Like what you've read?

On Line Opinion is the only Australian site where you get all sides of the story. We don't
charge, but we need your support. Here�s how you can help.

  • Advertise

    We have a monthly audience of 70,000 and advertising packages from $200 a month.

  • Volunteer

    We always need commissioning editors and sub-editors.

  • Contribute

    Got something to say? Submit an essay.


 The National Forum   Donate   Your Account   On Line Opinion   Forum   Blogs   Polling   About   
On Line Opinion logo ON LINE OPINION - Australia's e-journal of social and political debate

Subscribe!
Subscribe





On Line Opinion is a not-for-profit publication and relies on the generosity of its sponsors, editors and contributors. If you would like to help, contact us.
___________

Syndicate
RSS/XML


RSS 2.0

Creating our own history

By Rachel Hills - posted Thursday, 27 July 2006


In Boston recently, I overheard the following exchange between an Australian tourist and an American tour guide.

"There's nothing in Australia," said the Australian. The American begged to differ. No, the Australian insisted, "There's nothing to see. No history." The American remarked on how many Australians he saw travelling. "You guys are everywhere."

It was an exchange that had taken place countless times before and which will no doubt occur again. It was significant because it illustrated some key differences between two outwardly similar countries: Australian self-deprecation versus American pride and America's inward focus versus Australia's focus on the outside world.

Advertisement

Australians are eager to gobble up the world around them. Per capita, we travel more than anyone else in the world. A year overseas after high school or university is near ubiquitous among those who can afford it - and those who can't afford it, save until they can. It seems extravagant at first glance, but $5,000 for a trip overseas is an infinitely more affordable financial goal than $100,000 for a deposit on a house.

In contrast, 80 per cent of US citizens don't own a passport and, broadly speaking, their knowledge of the world outside their borders reflects this.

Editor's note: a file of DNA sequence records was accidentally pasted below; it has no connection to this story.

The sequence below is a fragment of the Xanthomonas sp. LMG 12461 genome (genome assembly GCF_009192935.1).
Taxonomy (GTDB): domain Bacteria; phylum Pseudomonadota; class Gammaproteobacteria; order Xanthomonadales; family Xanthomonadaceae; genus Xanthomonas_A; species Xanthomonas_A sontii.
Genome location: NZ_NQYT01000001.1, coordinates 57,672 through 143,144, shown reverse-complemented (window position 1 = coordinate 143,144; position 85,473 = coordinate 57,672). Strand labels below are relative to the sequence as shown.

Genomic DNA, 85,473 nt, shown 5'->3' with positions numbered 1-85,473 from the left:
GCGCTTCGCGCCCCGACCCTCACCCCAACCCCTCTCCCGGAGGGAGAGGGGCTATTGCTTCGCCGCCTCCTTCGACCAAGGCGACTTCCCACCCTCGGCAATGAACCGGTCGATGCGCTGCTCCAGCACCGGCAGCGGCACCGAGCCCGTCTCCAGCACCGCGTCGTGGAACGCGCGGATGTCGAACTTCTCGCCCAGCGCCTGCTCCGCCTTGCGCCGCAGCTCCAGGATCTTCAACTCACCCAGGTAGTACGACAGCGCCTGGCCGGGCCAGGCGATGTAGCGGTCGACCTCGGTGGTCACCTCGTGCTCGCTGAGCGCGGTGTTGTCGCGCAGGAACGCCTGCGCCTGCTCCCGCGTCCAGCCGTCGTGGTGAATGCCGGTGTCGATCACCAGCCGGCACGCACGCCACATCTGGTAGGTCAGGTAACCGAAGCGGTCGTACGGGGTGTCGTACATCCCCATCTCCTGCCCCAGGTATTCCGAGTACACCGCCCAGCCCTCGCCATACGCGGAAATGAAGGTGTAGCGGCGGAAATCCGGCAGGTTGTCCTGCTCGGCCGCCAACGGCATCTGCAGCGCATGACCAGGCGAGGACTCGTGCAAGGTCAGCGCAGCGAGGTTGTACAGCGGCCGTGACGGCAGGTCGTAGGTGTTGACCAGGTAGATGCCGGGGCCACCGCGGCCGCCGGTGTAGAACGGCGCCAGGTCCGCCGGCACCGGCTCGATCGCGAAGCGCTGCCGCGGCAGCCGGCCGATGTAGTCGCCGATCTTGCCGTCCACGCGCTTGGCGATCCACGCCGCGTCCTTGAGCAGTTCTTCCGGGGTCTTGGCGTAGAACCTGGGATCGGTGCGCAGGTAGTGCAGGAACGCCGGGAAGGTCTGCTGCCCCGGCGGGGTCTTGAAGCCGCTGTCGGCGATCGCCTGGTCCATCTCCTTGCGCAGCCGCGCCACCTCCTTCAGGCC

When US singer Chris Brown visited Melbourne in May, he was dismayed to discover that it was cold. More disturbing than his ignorance was the fact that so many Americans who discussed the incident online seemed to think there was nothing ignorant about it. Why would anyone expect them to know the meteorological intricacies of far-flung continents like Australia?

Indeed, why would anyone expect them to know that the Northern and Southern Hemispheres are in opposite seasons at any given point in time?

While Australians are excited about the outside world, the United States is excited about, well, the United States.

At the Independence Day parade in Washington DC earlier this month, high school marching bands from across the country and immigrants from around the globe marched down Constitution Avenue to declare their love of all things American.

Advertisement

Onlookers dressed in the stars and stripes, children munched on red, white and blue popsicles, and families drank from “Take Pride in America” cups.

In Australia the only people who wear the flag are British backpackers who've mistaken it for the Union Jack.

Australian discomfort with patriotism is understandable - it's closely related to its ugly cousins, nationalism, racism and excessive self-love. If there's one thing Australians have traditionally riled against, it's a self-loving tall poppy. But patriotism is not without perks.

  1. Pages:
  2. Page 1
  3. 2
  4. All

First published in the Sydney Morning Herald on July 19, 2006.



Discuss in our Forums

See what other readers are saying about this article!

Click here to read & post comments.

40 posts so far.

Share this:
reddit this reddit thisbookmark with del.icio.us Del.icio.usdigg thisseed newsvineSeed NewsvineStumbleUpon StumbleUponsubmit to propellerkwoff it

About the Author

Rachel Hills is Managing Editor of Vibewire.nets print projects division and a freelance writer based in Sydney.

Other articles by this Author

All articles by Rachel Hills

Creative Commons LicenseThis work is licensed under a Creative Commons License.

Article Tools
Comment 40 comments
Print Printable version
Subscribe Subscribe
Email Email a friend
Advertisement

About Us Search Discuss Feedback Legals Privacy